And then I also have a little flavor that I do probably slightly different from most people in the FIRE community. I do an option-trading strategy where I sell put options on the S&P 500. I sell the downside risk, very short-dated put options, usually only one or two trading days ahead. That's no longer passive, because I actually have to do something multiple times a week. I have to get on the screen and sell some options. So, this is basically a little bit of my hobby. I do that just to stay sharp and have something to do in early retirement.
Ptak: It sounds like some of these investments that you just described, real estate and options, it doesn't sound like you would consider those an essential part of an investing plan of someone who has adopted a FIRE approach. Is that correct?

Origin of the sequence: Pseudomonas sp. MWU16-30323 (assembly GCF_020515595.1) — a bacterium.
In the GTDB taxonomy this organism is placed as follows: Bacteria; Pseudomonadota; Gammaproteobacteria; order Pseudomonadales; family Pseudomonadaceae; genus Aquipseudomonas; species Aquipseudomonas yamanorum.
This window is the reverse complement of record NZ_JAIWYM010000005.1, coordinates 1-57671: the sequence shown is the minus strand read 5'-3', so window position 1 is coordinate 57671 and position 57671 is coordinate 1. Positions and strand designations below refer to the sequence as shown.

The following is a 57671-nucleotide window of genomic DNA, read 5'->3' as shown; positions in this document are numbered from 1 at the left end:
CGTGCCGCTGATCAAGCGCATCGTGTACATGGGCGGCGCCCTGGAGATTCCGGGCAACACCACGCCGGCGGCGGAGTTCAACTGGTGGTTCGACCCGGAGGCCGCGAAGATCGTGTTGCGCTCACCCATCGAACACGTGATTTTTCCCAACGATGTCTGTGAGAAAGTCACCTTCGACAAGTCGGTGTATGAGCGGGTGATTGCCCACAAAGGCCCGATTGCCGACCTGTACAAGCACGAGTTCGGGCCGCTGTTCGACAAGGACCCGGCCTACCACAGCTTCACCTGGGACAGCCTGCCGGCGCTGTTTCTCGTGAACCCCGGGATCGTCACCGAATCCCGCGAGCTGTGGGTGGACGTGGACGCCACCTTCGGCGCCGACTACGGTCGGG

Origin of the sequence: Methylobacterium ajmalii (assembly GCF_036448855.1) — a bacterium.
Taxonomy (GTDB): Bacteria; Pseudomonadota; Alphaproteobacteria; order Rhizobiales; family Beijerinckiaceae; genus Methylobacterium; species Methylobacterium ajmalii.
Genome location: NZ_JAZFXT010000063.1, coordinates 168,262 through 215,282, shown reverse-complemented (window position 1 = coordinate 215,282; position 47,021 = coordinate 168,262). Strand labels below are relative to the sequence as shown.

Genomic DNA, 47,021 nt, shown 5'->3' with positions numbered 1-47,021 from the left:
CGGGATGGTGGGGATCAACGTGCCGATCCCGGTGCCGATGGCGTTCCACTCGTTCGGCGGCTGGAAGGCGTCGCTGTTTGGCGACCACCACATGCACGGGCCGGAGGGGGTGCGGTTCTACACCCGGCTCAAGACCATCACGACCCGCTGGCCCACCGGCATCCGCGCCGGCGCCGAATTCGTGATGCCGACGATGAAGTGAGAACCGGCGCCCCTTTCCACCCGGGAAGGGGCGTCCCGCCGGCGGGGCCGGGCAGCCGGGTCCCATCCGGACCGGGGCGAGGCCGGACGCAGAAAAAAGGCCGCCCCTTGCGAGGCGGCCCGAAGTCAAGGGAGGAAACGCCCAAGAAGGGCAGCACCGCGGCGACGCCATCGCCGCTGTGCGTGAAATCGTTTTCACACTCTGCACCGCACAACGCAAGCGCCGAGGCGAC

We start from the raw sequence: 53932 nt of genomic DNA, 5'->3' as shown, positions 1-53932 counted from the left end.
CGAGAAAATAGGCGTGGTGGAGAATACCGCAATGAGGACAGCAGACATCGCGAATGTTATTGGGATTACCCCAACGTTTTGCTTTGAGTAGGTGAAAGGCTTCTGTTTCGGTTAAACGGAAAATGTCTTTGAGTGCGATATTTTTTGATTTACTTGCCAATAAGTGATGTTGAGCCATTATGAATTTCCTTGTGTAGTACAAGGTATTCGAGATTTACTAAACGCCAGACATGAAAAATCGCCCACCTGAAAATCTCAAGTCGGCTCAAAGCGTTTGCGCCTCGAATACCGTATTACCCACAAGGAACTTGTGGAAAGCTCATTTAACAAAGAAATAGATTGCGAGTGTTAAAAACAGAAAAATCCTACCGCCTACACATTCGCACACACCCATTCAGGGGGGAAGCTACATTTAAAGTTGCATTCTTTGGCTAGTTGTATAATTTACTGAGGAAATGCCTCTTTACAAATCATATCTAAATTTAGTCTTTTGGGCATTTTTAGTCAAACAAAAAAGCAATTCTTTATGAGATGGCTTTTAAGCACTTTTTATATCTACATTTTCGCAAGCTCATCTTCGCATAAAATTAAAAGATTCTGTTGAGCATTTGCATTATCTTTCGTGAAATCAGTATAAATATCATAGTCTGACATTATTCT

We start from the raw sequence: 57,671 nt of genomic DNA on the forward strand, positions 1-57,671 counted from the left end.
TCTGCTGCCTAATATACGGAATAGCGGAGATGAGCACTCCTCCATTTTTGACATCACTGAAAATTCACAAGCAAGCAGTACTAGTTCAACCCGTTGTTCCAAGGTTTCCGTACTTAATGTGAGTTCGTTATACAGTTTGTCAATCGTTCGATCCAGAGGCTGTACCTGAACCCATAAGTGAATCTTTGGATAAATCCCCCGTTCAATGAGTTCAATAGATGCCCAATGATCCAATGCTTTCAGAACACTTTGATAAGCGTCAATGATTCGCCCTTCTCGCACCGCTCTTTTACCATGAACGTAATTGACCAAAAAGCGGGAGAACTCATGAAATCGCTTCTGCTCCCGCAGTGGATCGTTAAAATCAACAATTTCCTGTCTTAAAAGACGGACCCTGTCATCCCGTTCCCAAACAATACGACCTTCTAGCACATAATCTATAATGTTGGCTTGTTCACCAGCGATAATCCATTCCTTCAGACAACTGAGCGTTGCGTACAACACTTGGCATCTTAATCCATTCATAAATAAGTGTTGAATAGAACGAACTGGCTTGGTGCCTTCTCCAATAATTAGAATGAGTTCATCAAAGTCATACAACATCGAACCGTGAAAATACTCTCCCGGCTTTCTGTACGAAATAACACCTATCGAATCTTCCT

Jeske: That's right. So, my standard assumption is, this is somebody who wants to have only a paper portfolio, and then have something like 75% equities, 25% bonds, and totally hands off. Because not everybody wants to do the private equity side. There's also some regulatory restrictions. There's some income and net worth limits. You have to be an accredited investor. And then the same with the option trading. I write about it on my blog, and there are probably a handful of people that do the same thing. But I would never recommend that as a general recipe for people to either reach FIRE or do it while in FIRE. So, my standard assumption is, is all paper assets, stocks, bonds, or index funds.